Let’s not ponder any important points until we start seeing cartoonist reaction to last night’s dueling town halls.
Though I suppose you could classify this Brewster Rockit (AMS) as referring to at least one of the participants.
Chuck Barris used to propose a show in which the host would bring out a small child with a puppy and ask the studio audience for a volunteer who, for a million dollars, would come up on stage and shoot the puppy. (Sometimes it was “kick the crutches out from under a crippled child.”)
Then he’d lower it to $500,000, and lower it again, and finally someone, he assured us, would volunteer to do the deed for free, simply to be on television.
In the mid ’90s, when reality TV was first gripping the nation, I tried to get an interview with Barris on this joke-turned-prophecy, but he declined, since he was writing his biography (which became a hugely entertaining movie.)
I don’t believe anything in the movie, but his analysis was right on.
However, it’s Friday. Let’s put politics on hold and ponder lesser mysteries:
Mr Boffo (Ind) is pretty close to fact. What they should test is your ability, when waiting for a light to change, to scroll through your phone instead of watching the traffic signal. In the city, I suppose the people behind you wake you up real soon, but out here in the sticks, we’re more polite and sit there wondering when you’re going to notice.
Though I once had a beat-up old Jeep Wagoneer for which one more dent wouldn’t make a difference. It’s probably good I got rid of it before cell phones were invented, but I can dream.
I’m also old enough to remember police officers directing traffic, which evokes the old joke of the driver — a woman, as tradition demanded — sitting through changes of lights until the cop asks, “What’s the matter, lady? Ain’t we got no colors you like?”
Prompting the question, If there was a traffic light, why was the cop also stationed there?
Though a black cabbie once told me that, when they introduced the yellow light, cops would wait to pounce on black drivers who entered the intersection under the caution, which I assume is what inspired the blues lyric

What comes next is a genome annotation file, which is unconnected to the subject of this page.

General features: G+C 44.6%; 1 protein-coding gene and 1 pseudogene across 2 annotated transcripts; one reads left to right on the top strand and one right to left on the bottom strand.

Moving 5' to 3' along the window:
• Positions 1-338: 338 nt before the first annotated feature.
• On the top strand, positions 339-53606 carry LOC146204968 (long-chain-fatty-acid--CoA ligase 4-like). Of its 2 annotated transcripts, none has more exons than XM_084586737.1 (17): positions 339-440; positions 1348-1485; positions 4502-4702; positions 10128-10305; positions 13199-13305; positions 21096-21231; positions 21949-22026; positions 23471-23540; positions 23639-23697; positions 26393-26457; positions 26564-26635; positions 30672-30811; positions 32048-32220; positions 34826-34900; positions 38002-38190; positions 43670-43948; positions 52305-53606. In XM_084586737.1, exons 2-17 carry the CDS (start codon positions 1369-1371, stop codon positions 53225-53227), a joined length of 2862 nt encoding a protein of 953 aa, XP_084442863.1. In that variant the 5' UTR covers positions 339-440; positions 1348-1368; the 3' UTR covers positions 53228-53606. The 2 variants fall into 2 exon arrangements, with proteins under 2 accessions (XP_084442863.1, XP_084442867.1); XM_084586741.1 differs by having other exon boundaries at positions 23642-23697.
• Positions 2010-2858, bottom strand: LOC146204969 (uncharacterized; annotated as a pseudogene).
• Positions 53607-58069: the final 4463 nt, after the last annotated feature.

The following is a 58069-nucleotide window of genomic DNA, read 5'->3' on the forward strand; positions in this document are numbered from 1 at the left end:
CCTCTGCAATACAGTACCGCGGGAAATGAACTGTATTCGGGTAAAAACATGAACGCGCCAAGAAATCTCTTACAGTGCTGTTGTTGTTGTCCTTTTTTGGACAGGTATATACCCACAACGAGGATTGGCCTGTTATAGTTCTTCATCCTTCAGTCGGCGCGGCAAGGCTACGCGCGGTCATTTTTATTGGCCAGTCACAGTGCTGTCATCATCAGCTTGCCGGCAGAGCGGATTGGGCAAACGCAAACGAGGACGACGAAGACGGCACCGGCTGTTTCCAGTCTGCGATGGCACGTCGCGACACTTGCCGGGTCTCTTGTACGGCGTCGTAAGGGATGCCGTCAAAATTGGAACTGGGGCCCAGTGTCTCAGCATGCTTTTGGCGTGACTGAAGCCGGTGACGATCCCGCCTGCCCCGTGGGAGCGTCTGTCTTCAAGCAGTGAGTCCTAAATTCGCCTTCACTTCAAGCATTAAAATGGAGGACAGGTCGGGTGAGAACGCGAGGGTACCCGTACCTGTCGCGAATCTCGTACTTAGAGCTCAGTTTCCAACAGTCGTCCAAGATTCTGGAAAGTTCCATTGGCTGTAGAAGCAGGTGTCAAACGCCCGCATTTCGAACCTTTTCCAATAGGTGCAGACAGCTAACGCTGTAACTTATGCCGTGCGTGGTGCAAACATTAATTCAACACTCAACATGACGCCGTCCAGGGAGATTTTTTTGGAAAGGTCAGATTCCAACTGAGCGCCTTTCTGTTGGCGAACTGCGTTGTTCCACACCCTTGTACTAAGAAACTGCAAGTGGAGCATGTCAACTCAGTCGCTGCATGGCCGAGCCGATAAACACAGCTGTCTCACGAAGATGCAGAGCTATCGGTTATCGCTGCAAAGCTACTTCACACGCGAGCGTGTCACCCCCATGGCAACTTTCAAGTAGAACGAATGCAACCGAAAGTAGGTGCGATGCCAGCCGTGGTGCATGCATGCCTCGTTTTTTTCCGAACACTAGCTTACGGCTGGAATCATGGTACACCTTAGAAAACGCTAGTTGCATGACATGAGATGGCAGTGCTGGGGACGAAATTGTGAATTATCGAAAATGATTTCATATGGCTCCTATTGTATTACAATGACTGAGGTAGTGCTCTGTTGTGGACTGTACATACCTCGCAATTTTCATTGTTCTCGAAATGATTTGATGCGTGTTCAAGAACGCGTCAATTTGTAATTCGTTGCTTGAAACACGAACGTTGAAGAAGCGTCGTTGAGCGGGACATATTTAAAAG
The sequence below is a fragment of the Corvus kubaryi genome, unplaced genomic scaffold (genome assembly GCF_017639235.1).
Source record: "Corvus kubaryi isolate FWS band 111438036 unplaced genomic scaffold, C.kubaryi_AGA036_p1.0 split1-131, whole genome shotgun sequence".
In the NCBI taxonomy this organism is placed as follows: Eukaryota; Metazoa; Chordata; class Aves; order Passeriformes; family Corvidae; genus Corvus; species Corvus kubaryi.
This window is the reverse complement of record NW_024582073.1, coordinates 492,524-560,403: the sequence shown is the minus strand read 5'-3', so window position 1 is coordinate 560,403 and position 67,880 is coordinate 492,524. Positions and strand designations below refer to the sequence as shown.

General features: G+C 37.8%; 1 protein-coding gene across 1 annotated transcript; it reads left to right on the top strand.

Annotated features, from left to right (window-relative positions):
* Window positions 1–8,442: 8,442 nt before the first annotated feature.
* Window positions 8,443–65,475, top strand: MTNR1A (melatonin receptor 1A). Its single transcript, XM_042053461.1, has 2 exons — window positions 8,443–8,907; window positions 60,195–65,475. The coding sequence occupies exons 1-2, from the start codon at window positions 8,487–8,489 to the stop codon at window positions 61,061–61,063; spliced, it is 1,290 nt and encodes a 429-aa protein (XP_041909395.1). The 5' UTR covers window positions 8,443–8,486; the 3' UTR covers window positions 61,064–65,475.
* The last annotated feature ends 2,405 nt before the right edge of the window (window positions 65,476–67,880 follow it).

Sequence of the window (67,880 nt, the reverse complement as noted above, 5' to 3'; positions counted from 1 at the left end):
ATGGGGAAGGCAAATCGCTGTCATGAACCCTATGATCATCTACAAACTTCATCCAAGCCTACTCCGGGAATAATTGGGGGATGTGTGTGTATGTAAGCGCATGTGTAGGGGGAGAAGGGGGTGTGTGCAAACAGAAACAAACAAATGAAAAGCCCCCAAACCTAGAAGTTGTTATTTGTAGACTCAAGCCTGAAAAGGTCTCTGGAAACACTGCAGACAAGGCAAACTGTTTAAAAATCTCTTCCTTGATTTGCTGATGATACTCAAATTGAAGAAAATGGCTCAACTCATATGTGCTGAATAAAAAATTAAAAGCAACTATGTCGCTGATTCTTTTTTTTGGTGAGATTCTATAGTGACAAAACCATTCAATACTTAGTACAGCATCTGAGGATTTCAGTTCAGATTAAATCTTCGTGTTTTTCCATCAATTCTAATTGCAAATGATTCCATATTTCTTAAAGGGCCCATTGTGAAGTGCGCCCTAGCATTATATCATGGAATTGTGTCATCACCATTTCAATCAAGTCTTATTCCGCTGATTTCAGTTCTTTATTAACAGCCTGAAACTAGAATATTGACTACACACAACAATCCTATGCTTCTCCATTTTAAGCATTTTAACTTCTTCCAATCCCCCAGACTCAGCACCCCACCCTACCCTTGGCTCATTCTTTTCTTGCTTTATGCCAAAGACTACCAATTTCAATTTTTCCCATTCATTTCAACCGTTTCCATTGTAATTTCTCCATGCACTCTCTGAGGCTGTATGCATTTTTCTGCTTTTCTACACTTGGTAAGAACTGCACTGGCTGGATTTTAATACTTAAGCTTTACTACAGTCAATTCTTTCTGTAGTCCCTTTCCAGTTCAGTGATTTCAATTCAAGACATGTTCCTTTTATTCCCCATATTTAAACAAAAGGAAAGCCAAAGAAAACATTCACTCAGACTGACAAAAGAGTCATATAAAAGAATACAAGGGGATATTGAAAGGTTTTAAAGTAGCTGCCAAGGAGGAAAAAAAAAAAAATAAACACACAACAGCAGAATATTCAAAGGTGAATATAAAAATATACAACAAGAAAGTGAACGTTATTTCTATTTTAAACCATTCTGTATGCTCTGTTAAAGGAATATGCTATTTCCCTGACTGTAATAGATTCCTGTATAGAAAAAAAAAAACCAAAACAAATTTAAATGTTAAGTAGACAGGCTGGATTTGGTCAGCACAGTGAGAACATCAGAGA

Mr. Fitz (Ind) hits a personal spot with this installment, part of a series about becoming a parent.
I could barely make it through the movies in parenting class, even though we were seeing them in preparation for Baby #2. Our previous kid’s pre-birth classes didn’t involve a lot of visual aids and, in fact, they didn’t often require my presence, or it may have simply been that I was working evenings and couldn’t go.
In any case, films of births — or of any kind of surgical stuff — horrify me, but it’s completely the opposite when it’s really happening. In addition to my own kids being born, I’ve been a journalist on the scene of some procedures that, in retrospect, probably should have been appalling but, because I was in the moment, didn’t bother me at all.
Which leads me to think that showing prospective parents films of births might be counterproductive, though maybe that’s just me.
When it comes to taste, there’s this: I was poking around researching Lafcadio Hearn, a 19th century journalist who wrote evocative word-portraits of New Orleans and the Caribbean before settling in Japan and opening that land and its culture to Western readers.
However, as that Paris Review article says
Young Hearn’s first writings were blood-curdling reportage steeped in gothic horror. They scandalized the readers of the Enquirer and lifted the newspaper from near-bankruptcy to a prosperous business.
One of his most famous bits of crime coverage was an 1874 murder in which the dead-or-dying body was stuffed into a furnace. Hearn describes the charred remains in several paragraphs of astonishing, appalling detail, the tenor of which I can hint at in this snippet:
If a modern newspaper published a tenth of that story, they’d be inundated with horrified cancellations.
Or, perhaps, as with the Cincinnati Enquirer, massive sales.
“A century of agony crowded into a moment” is damn fine writing, by the way.
And on the topic of damn fine writing, the war on passive voice, illustrated here in Andertoons (AMS), is yet another example of rules laid down by those who could not write their name in the dirt with a stick, which analysis is an example of the active aggressive voice.
But “Fine, whatever” is indeed my response, given that we haven’t established whether the kid is writing about Tom or about the apple.
Or whether he has the wit, taste and talent to vary his voice in an engaging manner.
Juxtaposition of Great Minds
This sort of thing happens from time to time, but rarely with this kind of precision. Call it “23 and Me and That Other Guy, too.”
Note that, however much in advance Hilburn and Parisi may work — and I’m sure their paces vary — these both dropped yesterday. This is an astonishing Juxtaposition.
And a terrific gag, BTW.
For another Halloweeny gag, we turn to Inky Rickshaw (Ind), which raises this question: How many people realize that there was no Headless Horseman?
The Headless Horseman has come down through time as this iconic Halloween horror when, in Irving’s tale, it was simply the local bully dressed up as a local superstition, to scare his timid romantic rival, using a pumpkin in place of a disembodied head.
I suppose you could argue that there was, indeed, the legend, but the legend carried his actual head, not a pumpkin, much less a Jack o’ Lantern.
Washington Irving gets entirely too much ink this month, what with Columbus Day and Halloween so close together.
But let’s close with an adaptation of another of his works, one of my favorites, though until this moment I had no idea the Devotions were a bunch of white dudes.